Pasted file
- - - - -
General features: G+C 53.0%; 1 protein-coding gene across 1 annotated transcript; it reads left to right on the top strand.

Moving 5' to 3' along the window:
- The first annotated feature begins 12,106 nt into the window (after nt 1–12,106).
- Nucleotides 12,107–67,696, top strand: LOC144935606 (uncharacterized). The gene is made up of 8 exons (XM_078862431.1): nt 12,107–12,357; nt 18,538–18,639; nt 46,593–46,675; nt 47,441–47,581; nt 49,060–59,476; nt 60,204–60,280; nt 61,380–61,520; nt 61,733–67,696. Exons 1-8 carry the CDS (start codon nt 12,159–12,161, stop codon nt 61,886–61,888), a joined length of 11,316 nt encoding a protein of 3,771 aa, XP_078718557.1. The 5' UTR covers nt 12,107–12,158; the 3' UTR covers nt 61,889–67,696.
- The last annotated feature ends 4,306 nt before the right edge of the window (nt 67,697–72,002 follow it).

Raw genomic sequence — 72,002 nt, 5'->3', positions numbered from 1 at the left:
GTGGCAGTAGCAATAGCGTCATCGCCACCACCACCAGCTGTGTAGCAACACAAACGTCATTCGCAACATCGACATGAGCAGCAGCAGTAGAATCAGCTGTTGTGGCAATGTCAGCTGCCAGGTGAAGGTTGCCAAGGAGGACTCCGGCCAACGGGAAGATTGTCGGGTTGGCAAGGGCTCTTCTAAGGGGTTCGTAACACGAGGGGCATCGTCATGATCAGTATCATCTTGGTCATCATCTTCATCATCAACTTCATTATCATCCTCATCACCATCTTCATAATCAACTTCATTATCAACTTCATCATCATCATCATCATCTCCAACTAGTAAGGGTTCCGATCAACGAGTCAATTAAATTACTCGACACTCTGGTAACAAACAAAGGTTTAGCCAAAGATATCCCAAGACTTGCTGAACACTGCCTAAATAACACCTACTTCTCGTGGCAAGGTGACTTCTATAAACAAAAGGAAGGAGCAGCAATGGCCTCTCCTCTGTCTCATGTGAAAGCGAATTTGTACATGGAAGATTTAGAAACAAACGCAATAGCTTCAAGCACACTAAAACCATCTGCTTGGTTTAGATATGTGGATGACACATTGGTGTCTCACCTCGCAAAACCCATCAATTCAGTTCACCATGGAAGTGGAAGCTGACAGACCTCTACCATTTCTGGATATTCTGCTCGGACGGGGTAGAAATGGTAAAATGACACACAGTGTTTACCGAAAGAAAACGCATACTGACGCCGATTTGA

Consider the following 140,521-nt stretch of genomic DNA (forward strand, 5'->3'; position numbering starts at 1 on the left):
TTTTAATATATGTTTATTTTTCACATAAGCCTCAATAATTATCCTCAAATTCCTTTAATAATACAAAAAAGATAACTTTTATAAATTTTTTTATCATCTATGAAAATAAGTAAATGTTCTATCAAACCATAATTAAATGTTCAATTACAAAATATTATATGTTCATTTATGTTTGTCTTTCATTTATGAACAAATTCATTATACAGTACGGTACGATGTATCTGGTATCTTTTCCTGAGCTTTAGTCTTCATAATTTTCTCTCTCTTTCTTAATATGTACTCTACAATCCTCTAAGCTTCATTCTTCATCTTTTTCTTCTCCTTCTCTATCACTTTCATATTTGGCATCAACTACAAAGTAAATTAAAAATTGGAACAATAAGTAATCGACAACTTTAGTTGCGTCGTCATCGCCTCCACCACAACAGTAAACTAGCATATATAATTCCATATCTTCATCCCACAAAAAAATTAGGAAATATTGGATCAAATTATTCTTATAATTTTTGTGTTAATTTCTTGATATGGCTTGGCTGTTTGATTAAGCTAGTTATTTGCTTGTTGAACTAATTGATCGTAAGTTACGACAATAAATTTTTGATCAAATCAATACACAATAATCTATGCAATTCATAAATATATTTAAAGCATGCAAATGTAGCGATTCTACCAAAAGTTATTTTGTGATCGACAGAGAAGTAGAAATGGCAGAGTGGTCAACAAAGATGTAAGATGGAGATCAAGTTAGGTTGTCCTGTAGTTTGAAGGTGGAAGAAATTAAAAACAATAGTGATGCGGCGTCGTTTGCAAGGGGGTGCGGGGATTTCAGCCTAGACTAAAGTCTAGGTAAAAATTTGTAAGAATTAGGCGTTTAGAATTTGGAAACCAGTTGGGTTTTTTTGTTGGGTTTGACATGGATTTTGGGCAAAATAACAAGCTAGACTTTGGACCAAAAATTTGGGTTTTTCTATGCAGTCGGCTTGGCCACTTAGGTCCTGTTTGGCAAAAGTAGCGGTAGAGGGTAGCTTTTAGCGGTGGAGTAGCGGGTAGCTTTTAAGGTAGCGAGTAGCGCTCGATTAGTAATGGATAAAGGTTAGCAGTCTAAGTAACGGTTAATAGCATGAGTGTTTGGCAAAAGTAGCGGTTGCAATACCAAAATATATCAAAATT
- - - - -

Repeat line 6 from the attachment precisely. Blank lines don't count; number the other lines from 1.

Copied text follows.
Raw genomic sequence — 72,002 nt, 5'->3', positions numbered from 1 at the left: